INDIANAPOLIS – Given how busy a day this Friday is for Carb Day, there’s a lot to keep tabs on both at the track and off-track.
Here’s some notes thus far.
Honda Performance Development President Art St. Cyr held a press conference earlier Friday, and primarily noted how much testing it had done on its aero kits. St. Cyr didn’t feel the manufacturer was able to take enough credit for the work it had done in the lead-up to the race, given the number of accidents that had taken place. St. Cyr also confirmed to MotorSportsTalk that he doesn’t have any further updates on Honda’s renewal status with INDYCAR, although he said talks continue as part of the company’s overall program. The goal, St. Cyr said, is to continue to promote open-wheel racing in North America.
From Carb Day coverage on NBCSN, here’s Ryan Briscoe on his last-minute call-up at Schmidt Peterson Motorsports, talking to Kelli Stavast.
Meanwhile here’s Sage Karam of Chip Ganassi Racing with Jon Beekhuis on why he’s ending his day early.
Will Power and Scott Dixon went 1-2 in the Indianapolis 500 final practice in Carb Day. There were three caution periods for 16 minutes and 59 seconds, but there were no major incidents; all yellows were for debris or track inspection. Tristan Vautier was P18 in the No. 18 Dale Coyne Racing Honda with a best speed of 225.687 mph.
Speeds are below:
The “line change” is next with the Indy Lights Presented by Cooper Tires race next, the Freedom 100. Kevin Lee, Anders Krohn and Katie Hargitt will have the coverage.
Schmidt Peterson Motorsports’ quartet has gone 1-4 in the Indy Lights race, with Jack Harvey winning ahead of teammate Ethan Ringel under yellow flag conditions. Scott Anderson also has his first podium of the year, and RC Enerson ends P4. The full report is linked here. IndyCar’s pit stop competition is up next.
Three new liveries made their debut in Indianapolis 500 Carb Day practice.
Here’s Justin Wilson’s new Rolling Stones livery for Andretti Autosport, which is adorned in ZIP CODE tour theme. It kicks off its 15-city North American tour in San Diego.
James Davison’s No. 19 Dale Coyne Racing Honda has, as expected, taken on the aqua and black of his sports car partner Always Evolving. It’s a variant of the car he drove last year for KV Racing Technology.
James Jakes’ silver No. 7 Schmidt Peterson Motorsports car has also had a livery change. The aqua number has shifted to orange, and team co-owner Ric Peterson’s trucking company Oculus Transport Ltd. is now on the sidepods. No picture is available yet but it will be identical to the version linked below.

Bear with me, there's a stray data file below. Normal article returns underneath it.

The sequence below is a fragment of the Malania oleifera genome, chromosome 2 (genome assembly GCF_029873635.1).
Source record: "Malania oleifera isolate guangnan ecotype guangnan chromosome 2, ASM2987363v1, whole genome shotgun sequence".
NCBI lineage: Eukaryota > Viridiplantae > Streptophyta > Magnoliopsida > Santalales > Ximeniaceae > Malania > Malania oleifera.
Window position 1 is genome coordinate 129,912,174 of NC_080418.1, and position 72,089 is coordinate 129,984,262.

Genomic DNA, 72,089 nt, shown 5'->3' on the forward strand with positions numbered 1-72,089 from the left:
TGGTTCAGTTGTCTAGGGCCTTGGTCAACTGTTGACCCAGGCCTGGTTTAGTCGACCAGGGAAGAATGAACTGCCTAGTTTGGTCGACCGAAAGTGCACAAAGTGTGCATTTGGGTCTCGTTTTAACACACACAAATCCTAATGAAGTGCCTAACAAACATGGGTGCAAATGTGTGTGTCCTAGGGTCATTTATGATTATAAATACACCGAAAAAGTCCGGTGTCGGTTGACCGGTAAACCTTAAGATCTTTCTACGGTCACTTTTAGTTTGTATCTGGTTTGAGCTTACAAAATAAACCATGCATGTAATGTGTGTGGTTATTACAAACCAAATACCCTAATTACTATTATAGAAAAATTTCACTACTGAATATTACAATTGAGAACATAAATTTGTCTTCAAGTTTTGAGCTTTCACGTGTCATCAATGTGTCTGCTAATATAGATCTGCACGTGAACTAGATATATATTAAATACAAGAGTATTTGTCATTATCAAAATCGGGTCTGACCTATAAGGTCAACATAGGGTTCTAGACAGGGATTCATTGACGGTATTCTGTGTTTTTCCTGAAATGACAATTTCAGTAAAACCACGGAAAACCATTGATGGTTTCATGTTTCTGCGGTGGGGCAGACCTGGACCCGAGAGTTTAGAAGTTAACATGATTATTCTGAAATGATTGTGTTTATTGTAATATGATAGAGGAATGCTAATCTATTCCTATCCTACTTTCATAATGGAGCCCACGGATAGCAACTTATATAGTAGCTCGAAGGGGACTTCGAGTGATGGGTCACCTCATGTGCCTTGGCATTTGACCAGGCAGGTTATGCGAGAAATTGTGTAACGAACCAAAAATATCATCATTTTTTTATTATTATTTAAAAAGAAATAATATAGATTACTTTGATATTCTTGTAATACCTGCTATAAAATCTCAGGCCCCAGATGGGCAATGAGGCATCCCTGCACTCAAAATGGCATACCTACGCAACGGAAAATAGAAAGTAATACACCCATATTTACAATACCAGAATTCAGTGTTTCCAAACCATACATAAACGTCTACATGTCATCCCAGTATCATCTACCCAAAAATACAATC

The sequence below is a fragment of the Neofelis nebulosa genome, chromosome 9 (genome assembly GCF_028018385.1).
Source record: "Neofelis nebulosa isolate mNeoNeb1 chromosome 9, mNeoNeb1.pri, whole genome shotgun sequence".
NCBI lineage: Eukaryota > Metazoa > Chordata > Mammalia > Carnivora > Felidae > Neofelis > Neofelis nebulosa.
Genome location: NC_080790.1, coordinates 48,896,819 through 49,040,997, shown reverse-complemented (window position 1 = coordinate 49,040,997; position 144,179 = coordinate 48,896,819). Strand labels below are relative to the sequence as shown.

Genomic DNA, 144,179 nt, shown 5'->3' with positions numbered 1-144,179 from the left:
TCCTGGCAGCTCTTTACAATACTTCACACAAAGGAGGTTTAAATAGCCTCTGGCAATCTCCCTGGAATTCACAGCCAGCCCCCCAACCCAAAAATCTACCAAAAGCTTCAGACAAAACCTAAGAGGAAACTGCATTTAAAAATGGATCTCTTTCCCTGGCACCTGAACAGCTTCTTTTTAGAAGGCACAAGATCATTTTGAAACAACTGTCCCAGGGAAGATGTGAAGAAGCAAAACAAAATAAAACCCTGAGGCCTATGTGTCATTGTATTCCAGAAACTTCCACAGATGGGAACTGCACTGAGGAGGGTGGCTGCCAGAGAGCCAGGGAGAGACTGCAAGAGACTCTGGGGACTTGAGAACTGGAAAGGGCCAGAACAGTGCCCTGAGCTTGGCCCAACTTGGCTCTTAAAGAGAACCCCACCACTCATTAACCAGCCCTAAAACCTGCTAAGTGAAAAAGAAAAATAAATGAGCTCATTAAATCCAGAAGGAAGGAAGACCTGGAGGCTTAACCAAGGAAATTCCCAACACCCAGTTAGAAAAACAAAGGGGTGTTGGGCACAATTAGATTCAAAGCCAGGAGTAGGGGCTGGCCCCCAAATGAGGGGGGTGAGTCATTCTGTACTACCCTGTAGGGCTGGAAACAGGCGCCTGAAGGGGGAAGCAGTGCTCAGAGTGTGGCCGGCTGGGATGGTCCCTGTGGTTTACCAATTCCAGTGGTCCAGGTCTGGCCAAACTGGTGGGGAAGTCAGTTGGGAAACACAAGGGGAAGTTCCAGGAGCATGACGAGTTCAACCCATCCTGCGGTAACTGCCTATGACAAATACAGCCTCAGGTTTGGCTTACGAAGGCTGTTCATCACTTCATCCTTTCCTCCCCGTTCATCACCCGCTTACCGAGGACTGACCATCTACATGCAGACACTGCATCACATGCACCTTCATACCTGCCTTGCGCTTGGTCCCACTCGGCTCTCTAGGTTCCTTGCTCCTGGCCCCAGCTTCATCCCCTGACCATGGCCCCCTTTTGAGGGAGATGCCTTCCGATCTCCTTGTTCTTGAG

Helio Castroneves’ No. 3 Shell V-Power Nitro+ Team Penske Chevrolet team won the TAG Heuer Pit Stop Challenge. The release from IndyCar is below:
Helio Castroneves hopes that winning the TAG Heuer Pit Stop Challenge could be a good omen for the team.
Castroneves, driving the No. 3 Shell V-Power Nitro+ Chevrolet, defeated Charlie Kimball of Novo Nordisk Chip Ganassi Racing in the championship round. His pit crew received the $50,000 first-place prize for its speed, precision and accuracy.
The winner of the competition has gone on to win the Indianapolis 500 six times, most recently with Castroneves in 2009. It was the seventh win for Castroneves and the 15th for Team Penske in the pit stop competition.
The team owners, drivers and engineers believed the 17-turn, 3.067-mile race course that winds and twists its way through a gated private community (about 45 minutes southeast of Palm Springs) had no relevance to any track on the 17-race schedule.
To the leaders of IndyCar, however, there was plenty of relevance to hosting its “Spring Training” at a sort of motorsports country club that caters to extremely wealthy residents who also are automotive enthusiasts.
“Both with our stakeholders and the media that covers IndyCar, we wanted them to know that we are going to do things differently,” Penske Entertainment CEO Mark Miles told NBC Sports from the private VIP viewing area that overlooks the long straights and twisting turns of the course. “This is going to be a year when we expect our growth to go to a whole new level.
“What better way to send that message than to be at a place we have never been that is exceptional?
“The quality of this place; the facilities are off the charts. The customer service, the welcoming feeling you get from the staff here. The track itself is fast. The drivers are having a great time on it.
“It really sent a message to our other promoters and our drivers and team owners that something is up. We want fans around the country and the sports industry to know that something is going on with IndyCar this year.”
The Thermal Club is a concept driven by Tim Rogers, who made his fortune by supplying gasoline to 7-Eleven stores in 36 states. He wanted to create a private community that mixed multimillion-dollar homes and luxury villas with a high-speed race course.
The two-day IndyCar “Spring Training” was the most ambitious motorsports project yet for The Thermal Club.
Rogers wants it to be the first step in a long-term goal for the community.
“Our endgame is we want to host an IndyCar Series race at The Thermal Club one day,” Rogers told NBC Sports as IndyCar hit the track again Friday morning. “This was a good trial to see how the facility can handle it and if the facility works for them.”
The two-day test was closed to the general public. It was open only to credentialed news media, members of the Thermal Club and a limited number of their guests.